Why would a man who is not Jewish choose to wear a kippah?

By Glyn 

My name is Glyn; I’m 46 years old and have lived in London since 2004, having moving here from the delights of rural mid Wales. I’m an agnostic (originally from a Christian background), but for much of the time, I wear a kippah (which some of you may know as a yarmulke or skull-cap). This may strike you as somewhat odd – and perhaps it is! – but there is a clear rationale behind my decision.

My partner David is Orthodox Jewish and, as is common amongst Orthodox Jewish men, he wears a kippah. However, he is reluctant to display his kippah in public because David – like many other Jewish people – has been subjected to antisemitism, simply because of his identity. During his childhood, he was rebuked for wearing his kippah publicly as it “drew attention” to himself. He now wears the kippah at all times (bed and bathing excluded!) but keeps it hidden under a hat.

Recent news reports confirm David’s concerns, indicating that due to rising levels of antisemitism across Europe (and further afield), increasing numbers of Jewish people are reluctant to publicly disclose this part of their identity. As a gay man who spent far too long “in the closet”, I understand all too clearly how pernicious and stressful hiding one’s identity from those who may disapprove of you can be. It truly pains me to think that increasing numbers of the Jewish community – all too often the brunt of bigotry throughout history – should feel the need to retreat into another form of closet. It is however not my place to tell them that they are wrong; they know much more than I how history, and society, has sometimes treated them.

Taking all of this into account, and feeling that I wanted to take a stand against such hatred, I decided last October – after discussing the issue with David – to start wearing a kippah whilst travelling to and from work, when socialising, on holiday and out and about simply enjoying a walk or a trip to the cinema. I wanted Jewish people, and wider society, to start feeling more accustomed to seeing someone who (at least on the surface) was presenting as visibly Jewish and crucially doing so without fear. My hope was that this might encourage David to be more open about expressing his Jewish identity and that others would likewise feel more confident about publicly doing the same.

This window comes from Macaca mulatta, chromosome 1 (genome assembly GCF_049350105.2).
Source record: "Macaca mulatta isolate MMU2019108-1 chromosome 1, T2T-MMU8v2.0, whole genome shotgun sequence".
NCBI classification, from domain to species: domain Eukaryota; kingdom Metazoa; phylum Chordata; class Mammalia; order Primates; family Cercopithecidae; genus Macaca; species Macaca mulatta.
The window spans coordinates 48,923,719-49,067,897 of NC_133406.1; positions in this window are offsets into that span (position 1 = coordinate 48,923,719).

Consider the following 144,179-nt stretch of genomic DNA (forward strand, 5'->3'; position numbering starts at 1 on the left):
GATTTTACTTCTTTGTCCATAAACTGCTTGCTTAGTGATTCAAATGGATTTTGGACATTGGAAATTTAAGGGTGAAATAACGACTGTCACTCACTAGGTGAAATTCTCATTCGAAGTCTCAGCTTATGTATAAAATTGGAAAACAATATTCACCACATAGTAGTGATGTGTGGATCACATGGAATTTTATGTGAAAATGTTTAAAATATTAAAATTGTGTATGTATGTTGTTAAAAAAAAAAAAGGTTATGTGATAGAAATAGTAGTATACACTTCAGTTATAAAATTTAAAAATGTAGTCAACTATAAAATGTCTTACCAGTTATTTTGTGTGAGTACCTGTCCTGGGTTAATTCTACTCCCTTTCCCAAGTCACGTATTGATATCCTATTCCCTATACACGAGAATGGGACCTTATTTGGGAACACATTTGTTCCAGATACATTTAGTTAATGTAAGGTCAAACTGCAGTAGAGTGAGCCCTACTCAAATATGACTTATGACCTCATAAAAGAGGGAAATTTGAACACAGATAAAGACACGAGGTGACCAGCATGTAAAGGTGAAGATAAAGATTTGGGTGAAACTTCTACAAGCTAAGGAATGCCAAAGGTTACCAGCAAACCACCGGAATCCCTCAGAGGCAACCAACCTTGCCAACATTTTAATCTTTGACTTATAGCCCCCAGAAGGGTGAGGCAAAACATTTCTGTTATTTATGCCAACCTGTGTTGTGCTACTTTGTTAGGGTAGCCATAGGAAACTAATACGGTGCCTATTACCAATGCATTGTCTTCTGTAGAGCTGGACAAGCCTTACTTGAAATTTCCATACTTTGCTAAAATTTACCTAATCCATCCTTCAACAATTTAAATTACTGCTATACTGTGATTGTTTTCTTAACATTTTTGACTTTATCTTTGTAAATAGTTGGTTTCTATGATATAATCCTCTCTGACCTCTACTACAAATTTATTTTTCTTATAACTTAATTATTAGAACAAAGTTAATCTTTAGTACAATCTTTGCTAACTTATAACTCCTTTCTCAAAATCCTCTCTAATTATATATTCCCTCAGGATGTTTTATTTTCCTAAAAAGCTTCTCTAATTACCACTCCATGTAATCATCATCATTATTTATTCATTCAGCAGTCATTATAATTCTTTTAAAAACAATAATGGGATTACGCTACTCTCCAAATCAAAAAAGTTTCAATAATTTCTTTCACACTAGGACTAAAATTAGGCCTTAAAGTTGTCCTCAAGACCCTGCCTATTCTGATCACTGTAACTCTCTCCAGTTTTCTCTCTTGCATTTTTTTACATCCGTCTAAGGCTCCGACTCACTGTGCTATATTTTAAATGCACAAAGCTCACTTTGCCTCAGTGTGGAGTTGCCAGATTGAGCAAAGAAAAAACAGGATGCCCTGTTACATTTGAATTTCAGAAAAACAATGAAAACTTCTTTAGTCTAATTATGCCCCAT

So, how has this experiment gone? Well, a few people (some of them Jewish, some of them not) have asked me if I am Jewish and when I’ve replied that I am not, I have explained my rationale for why I have chosen to wear a kippah. The reactions in these situations have so far always been positive. A gentleman once insisted on buying me a pint of ale in recognition! Likewise, one night after attending a concert on South Bank, I was drawn into conversation with a fellow gig-goer, a Jewish man, who was interested in my stance and we enjoyed a long conversation afterwards. He, like David, kept his kippah hidden under a hat.

However, the experience has not always been positive. I do sometimes attract looks that linger rather too long, accompanied by hard, disdainful faces. I have even had the unfortunate experience of someone trying to grab the kippah from my head at Embankment station here in London. In Berlin, a young man also pointed at me in the street and laughingly said: “Jude!” (“Jew!”). These reactions are however the exception, rather than a regular occurrence.

59376466_10161816401175230_623412256746504192_n (1) (1)Moving forward, I will continue to wear my kippah and I am prepared for any negative comments I may receive and the way in which I may have to deal with them. Through this personal experience, I hope to have learnt to better recognise the challenges faced by people who stand out in the crowd (for being seemingly a little “different”). Whether someone is gay, transgender, Muslim, Jewish, Sikh, Hindu, or living with a disability, those who are seemingly visibly “different” to what’s often deemed “the norm” can be seen targets for disdain, abuse and sometimes worse.

So, with that in mind, let’s instead try to put ourselves in the position of our sisters and brothers, who simply want to live their lives, go to work and enjoy trips out, without being subjected to hate and paranoia. There is much more that connects us than divides us, and perhaps the world would be a better place if we all took time to consider “the other” more often.

Will you join me?

 

About the author

Glyn has lived in London since 2004, having moved from Aberystwyth. Currently living in Redbridge with his partner, David, Glyn works in higher education, providing student and academic support, which involves supporting people in conflict zones, and low-income countries. Whilst proud of his Welsh background, he also seems himself as a citizen of the world.

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